And so, you really transform what your company name is in their minds, and that spreads. I mean, you can't be freer earned referrals. I mean, that's going to be money-makers all day.

Dan: I mean, you're talking about just in general but even in terms of SEO, it's one of the things we say all the time. It is so hard to get links, earned links for real estate investors, because I'm like, Who wants to link to you, right? And it's partially a function of the way that the industry has marketed themselves.

And, yeah, I think, ideally, we're heading into a period where folks like you guys are sort of promoting this new way of thinking about marketing, and then I think a lot of people that are established investors are really coming around to it.

But it's a different skill set, too, right? It's hard for a lot of people to get on camera and be natural, which is what platforms like TikTok—I mean, TikTok has a lot of issues. It has its own issues. It has all these weird Chinese censorship issues and stuff. [24:08.2]

Josh: Yeah.

Dan: But there was an article in The Atlantic about how there was a leaked TikTok internal document that was like, Ugly people get their videos automatically suppressed by the algorithm and stuff. So, there's weirdness there. But if you think about it, the platform itself is going to change, obviously.

But what we're doing is we're training this whole generation of people that aren't going to be fire on camera, right? You can think, it’s just go on camera and they can talk to their audience, right? That is such a skill, man. It's really going to change things. This is a really good transition. I'm going to say it's a good transition.

Josh: I would reckon it.

Dan: To the other side of your business. So, you are a real estate investor in Lancaster County, Pa. Right?

Josh: Yeah.

Dan: But you are also in the marketing and tech side of real estate investors. Tell people about that part of what you do. [25:04.0]

Josh: This is where it gets really interesting for me personally and from a bigger level business perspective. Just the story earlier that I was telling you, 30 minutes, put a Carrot site up. It was great. We started getting leads in, and what I realized, the difference between people who are consistently doing leads, closing leads, and the people that would do a couple a year was really the back end, because the ways to generate leads on the front side are pretty well known. You can do PPC. You can do SEO. Your bandit signs, direct mail. You're going to get leads in, right? If you do the right things, you'll get leads in. What really matters, though, is if you can close the leads.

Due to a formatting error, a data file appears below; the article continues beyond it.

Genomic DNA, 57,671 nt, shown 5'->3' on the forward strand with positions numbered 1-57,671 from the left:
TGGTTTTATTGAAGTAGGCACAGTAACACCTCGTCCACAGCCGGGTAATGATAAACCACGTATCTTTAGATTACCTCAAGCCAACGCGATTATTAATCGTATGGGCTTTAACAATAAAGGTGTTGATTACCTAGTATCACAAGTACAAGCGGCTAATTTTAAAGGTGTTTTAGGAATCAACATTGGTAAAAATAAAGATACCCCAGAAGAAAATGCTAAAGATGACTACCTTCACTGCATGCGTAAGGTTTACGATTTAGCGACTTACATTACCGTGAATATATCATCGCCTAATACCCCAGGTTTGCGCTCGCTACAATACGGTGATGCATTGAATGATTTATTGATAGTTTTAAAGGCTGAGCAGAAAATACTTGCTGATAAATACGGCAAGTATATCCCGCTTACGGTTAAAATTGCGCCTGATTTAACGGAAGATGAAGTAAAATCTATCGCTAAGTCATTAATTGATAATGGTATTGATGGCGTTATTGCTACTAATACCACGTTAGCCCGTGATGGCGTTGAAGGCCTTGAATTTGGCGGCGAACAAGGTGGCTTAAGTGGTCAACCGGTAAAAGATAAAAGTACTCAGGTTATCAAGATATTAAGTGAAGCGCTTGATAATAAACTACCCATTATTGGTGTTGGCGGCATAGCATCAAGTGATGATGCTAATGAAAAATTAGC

And so, I was messing around on the backside and talking to some of the investors. I was like, Hey, what do you guys use for this? What do you use for this? And they're giving me Podio CRM and Zapier, and all these connections and Mailchimp. It just adds to the confusion, I think, as a business owner, right? You talked about earlier. A lot of these business owners in the real estate space, they don't want to do anything tech. [26:09.0]

Dan: Right.

Josh: And so, the website is big enough and now I have an email service provider. What the heck is that? Now I have a CRM. What the heck is that? I have all these integrations. And so, it gets really confusing. And when things get confusing, people normally just give up, right? They don’t want to do it.

And so, my vision of what we're trying to work on right now is an all-in-one system. So, you have a website. Leads come into the website. Your team can go right into that same website portal and your CRM is there. You can sign digital contracts out of it, which is awesome because you can send them right away to people, which is where it ends. This industry has gone digital, towards digital contracts.

Dan: Yeah.

Josh: You can also do email follow-ups right out of it, so no need to integrate with Mailchimp or ActiveCampaign or anything outside of it. And you can really just manage your follow-up of that system without having to buy multiple different platforms or a third-party software. So, it's a simplified system. That's where we're kind of going and it's really going to start training people on how to use it. [27:10.0]

Dan: That's really cool, man. I think you are exactly right that one of my perpetual bum outs is that we’ll generate leads for someone and then they won't follow up with them. And it's understandable to a large extent because follow up can be difficult if you are like, I'm doing everything in a spreadsheet and I follow up with everyone by hand. It's you're going to screw that up sooner. That's just human nature, right?

It’s like literally just recently I was like, I'm going to work with three clients. I'm working with three SEO clients, because I wanted to do a personal deep dive on the process. I wanted to try to improve things. We're always working on making everything better.

So, I'm like, Don't worry, team, because I have the team. They all do this full time. I'm like, Don't worry, team. I got it. And they're like, Are you sure you want to do this? I'm like, I got it, Don't worry, guys. I got it.